Scent Sample Sunday: Dioressence

Scent Sample Sunday: Dioressence

I recently obtained a mini of vintage Dioressence eau de toilette, in a blue-marbled box with a small, squarish splash bottle that resembles the vintage houndstooth bottles of other Dior fragrances from the 1980s. It is so well-suited to the current fickle weather we’re having in mid-February! I love all my spring floral fragrances but I don’t yet feel ready to pull them out again, other than an occasional spritz of Ostara to remind me that the daffodils are on their way. We’ve had weeks of cold and rain, though I’m thankful to have missed the deep freeze and unexpected snowstorms that hit other parts of the country this month. But Dioressence feels right today, as the sun shines brightly over a still-chilly landscape and my garden, where I have new raised beds that are full of soil but not yet planted.

The version I have dates from the 1980s, and it is a 1979 rework of the original, done by Max Gavarry, who worked with Guy Robert to create the original in the 1960s. I love the story of its origins, as told by Luca Turin to Chandler Burr and described in Burr’s book “The Emperor of Scent.” Apparently Guy Robert had been tasked with creating a new scent for Christian Dior that would launch with a new collection of Christian Dior ready-to-wear furs, and the brief was to create something very animalic but related to earlier Dior fragrances like Miss Dior while also contrasting with them. He was wrestling with this problem when he went to a broker’s office in London to assess some real ambergris for potential purchase. Turin’s recounting, via Burr:

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How To Make Sense of Scents

How To Make Sense of Scents

The New Yorker magazine, renowned home of literary legends, has published a piece called “How To Make Sense of Scents”, by staff writer Rachel Syme. She reads Fragrantica! Like many fragheads, she traces her interest in perfume back to childhood and her mother’s favorite scents, which included Anais Anais and Poison. She became a hoarder of perfume samples from Surrender to Chance and The Perfumed Court, like many of us.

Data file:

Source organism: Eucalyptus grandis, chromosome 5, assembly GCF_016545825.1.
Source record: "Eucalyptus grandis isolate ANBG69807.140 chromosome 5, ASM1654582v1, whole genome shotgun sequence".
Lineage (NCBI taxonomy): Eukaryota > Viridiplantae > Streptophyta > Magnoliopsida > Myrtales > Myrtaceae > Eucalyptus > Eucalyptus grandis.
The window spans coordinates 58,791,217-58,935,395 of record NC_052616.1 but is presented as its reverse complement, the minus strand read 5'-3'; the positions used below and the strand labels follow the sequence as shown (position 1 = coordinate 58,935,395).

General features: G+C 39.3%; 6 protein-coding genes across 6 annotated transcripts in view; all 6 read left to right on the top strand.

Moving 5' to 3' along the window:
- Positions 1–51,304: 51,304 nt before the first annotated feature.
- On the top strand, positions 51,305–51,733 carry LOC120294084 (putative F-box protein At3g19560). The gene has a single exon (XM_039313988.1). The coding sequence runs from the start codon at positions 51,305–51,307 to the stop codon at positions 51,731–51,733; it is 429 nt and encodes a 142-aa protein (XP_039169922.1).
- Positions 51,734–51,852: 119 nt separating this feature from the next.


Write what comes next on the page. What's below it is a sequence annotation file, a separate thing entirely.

Ms. Syme’s piece discusses the way that most of us lack the vocabulary to describe scents accurately and consistently. She also highlights a recently published book (October 2020), Harold McGee’s “Nose Dive: A Field Guide to the World’s Smells” (Penguin Press). McGee is actually a food scientist, so his observations range from the molecular to deviled eggs, with many stops between.

Another 2020 book Ms. Syme discusses is “Smells: A Cultural History of Odours in Early Modern Times” (Polity), by French professor and historian Robert Muchembled. She sums up their different approaches:

Where McGee seeks a common vocabulary for exploring the osmocosm, Muchembled reminds us that the variables of time and place may defy a truly shared language. What we smell depends on what’s in vogue and what’s valued—on what cultural forces happen to be swirling in the air.

She ties Muchembled’s discussion of the impact of plague epidemics of the Middle Ages on the populaces’ relationship to the sense of smell, to the current pandemic in which we face a deadly virus that spreads largely through aerosolized forms and can also deprive sufferers of their sense of smell, temporarily or permanently.

I will have to seek out more of Ms. Syme’s writing! I’ve already bought the Kindle version of McGee’s book and will likely do the same with Muchembled’s tome (as an incorrigible book hoarder, I try to buy most books in digital form these days). After all, who doesn’t love a writer who voices these scentiments:

I also have a new appreciation for the elusive quest to track down smells: while there is an undeniable appeal to pursuing a “proper language” for discussing the osmocosm, there is also something to be gained by accepting that much of the pleasure of nasal perception is untranslatable. When we are at last able to swoon together again, unmasked and unmoored, over lilacs or hot brioche, what we will really be sharing is secret reverie.

Featured image: Photograph by Delaney Allen for The New Yorker.

Fleeting — Scents in Colour

Fleeting — Scents in Colour

One of my favorite fragrance blogs, Now Smell This, posted a brief mention of an upcoming art exhibit at the Mauritshuis museum in Holland. It is called “Fleeting — Scents in Colour”, and it will pair artworks with the imagined scents of what is portrayed. Apparently, some of those scents will be pleasant, and others — not so much. But what a great idea!